Charlotte's awesome (there's even a bureau that says so)



On a Friday afternoon in late August, two men walk into a Mediterranean restaurant for the first time. Both are wearing polarized sunglasses and wool suits in the dog days of summer. You’d think they were part of the Secret Service.

Stock Car Johnson orders a shawarma lamb wrap but can’t for the life of him pronounce “potato harra.” Each swig of "moonshine" only makes it worse. QC Banks, who only speaks when necessary, gets the falafel wrap. But their orders get switched — and they don’t realize it until they’re eating each other’s lunch.

“I believe I have your shawarma,” Banks deadpans.

From left, QC Banks and Stock Car Johnson
  • Eric Brody
  • From left, QC Banks and Stock Car Johnson

Johnson and Banks may not look like they know what they’re doing, but appearances can be deceiving. The two have become unlikely ambassadors for the city. Six months ago, they created the Charlotte Bureau of Awesome, a tongue-in-cheek online visitors bureau. Originally made for DNC visitors, the website includes historical fast facts about the city, which third-generation Charlottean Johnson (real name Jason King) began to tweet each day leading up to the convention on his and Banks’ Welcome to the DNC page. They both felt it was the right time to share their passion for living in Charlotte.

“I could go on for days about the city,” Johnson said. “I felt with the convention delegates coming that [Banks and I] couldn’t go wrong.”

During the DNC, the two debuted a Waiting for Guffman-like video on YouTube of their jaunts around the city, including to the Philosopher’s Stone Tavern, Little Sugar Creek Greenway and Pinky’s. Their goal was to capture the sights of sounds of Charlotte and also tease a future video of them driving fake delegate Miss Demi, played by Charlotte’s reigning Twitter queen Shannon Dawn Rauch, to Time Warner Cable Arena. The video is far more style than substance — as are Johnson and Banks — and that’s how they pique people’s curiosity.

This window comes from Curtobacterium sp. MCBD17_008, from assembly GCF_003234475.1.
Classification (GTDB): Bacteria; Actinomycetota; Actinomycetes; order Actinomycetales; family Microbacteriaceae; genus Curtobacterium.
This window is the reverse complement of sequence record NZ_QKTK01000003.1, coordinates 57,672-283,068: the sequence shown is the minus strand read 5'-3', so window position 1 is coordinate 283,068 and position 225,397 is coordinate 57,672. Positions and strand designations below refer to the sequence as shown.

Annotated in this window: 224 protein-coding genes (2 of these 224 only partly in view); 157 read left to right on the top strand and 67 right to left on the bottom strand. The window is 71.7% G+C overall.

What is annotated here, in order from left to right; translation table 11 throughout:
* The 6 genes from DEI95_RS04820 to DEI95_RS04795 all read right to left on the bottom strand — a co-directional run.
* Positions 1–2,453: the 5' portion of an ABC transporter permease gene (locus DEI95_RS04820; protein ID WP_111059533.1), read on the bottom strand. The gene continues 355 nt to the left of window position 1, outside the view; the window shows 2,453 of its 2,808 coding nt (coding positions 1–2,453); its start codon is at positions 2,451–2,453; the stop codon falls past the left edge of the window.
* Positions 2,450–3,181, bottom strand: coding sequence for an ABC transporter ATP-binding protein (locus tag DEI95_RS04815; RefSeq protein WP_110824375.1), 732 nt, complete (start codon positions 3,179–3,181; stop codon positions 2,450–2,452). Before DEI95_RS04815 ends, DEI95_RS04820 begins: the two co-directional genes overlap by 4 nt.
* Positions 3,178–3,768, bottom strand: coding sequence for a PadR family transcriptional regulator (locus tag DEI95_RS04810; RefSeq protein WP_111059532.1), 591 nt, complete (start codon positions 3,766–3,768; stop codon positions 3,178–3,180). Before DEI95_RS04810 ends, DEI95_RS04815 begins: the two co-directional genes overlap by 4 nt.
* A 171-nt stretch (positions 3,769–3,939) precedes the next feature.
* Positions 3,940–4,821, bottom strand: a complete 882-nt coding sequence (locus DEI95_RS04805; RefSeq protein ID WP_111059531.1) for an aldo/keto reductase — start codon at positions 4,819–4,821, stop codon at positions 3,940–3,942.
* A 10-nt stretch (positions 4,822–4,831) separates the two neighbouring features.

“We want people to be able to come to us,” Johnson said. “We want to find out something about this city whether it’s historical [or] very functional. So thanks to the DNC, this has become a mission of ours.”

The Charlotte Bureau of Awesome had one crushing setback during the DNC: Real-life obligations. Johnson, a chef at an upscale Uptown restaurant, had to work the door at the Colorado and Massachusetts delegate parties. King decided to blend his persona and real-life self, even taking on a super-secret assignment to help me find George Clooney. (Colorado delegates claimed to have invited the actor to their Sept. 3 bash. The star, much to my disappointment, never showed up.)

Johnson’s two sides are sometimes complete opposites. In real life King doesn’t drink alcohol, while his alter ego is always sipping moonshine, which he carries everywhere in a clear mug (it’s actually just tap water). King has found a happy medium between being himself and Johnson without breaking character.

“I picture Stock Car in third person as I speak,” he said, seeing him as “a little bit of a lovable loser. And that’s where QC [Banks] really comes in.”


Banks (Jarrett Tolman) is the brains to Johnson’s brawn. The stoic man behind the shades started out as a spoken-word poet under the name Turtle 10 years ago. He founded and performed in the arts coalition Emancipated Logik in 2003 and is currently on hiatus with the group. The artist also performed with the local band Eyes of the Elders, opening sets by reading poetry. As Banks, he became the writer, director and editor behind the “Welcome to the DNC” Youtube video.

Although Banks does not speak often, he makes it count when he does: His spontaneous utterance of “Welcome to the DNC, motherfuckers” to Johnson inspired them to start the bureau. From there the friends, who met as extras on the set of the 1990 movie Days of Thunder in Charlotte, started developing their personas. They also enlisted the services of Johnson’s lifelong friend Eric Brody to film their video. The project will live beyond the DNC.

“We want to see the awesomeness continue in this town, be it the arts, entertainment, music, food,” Johnson said. “There’s going to be a need for a bureau of awesome in this town.”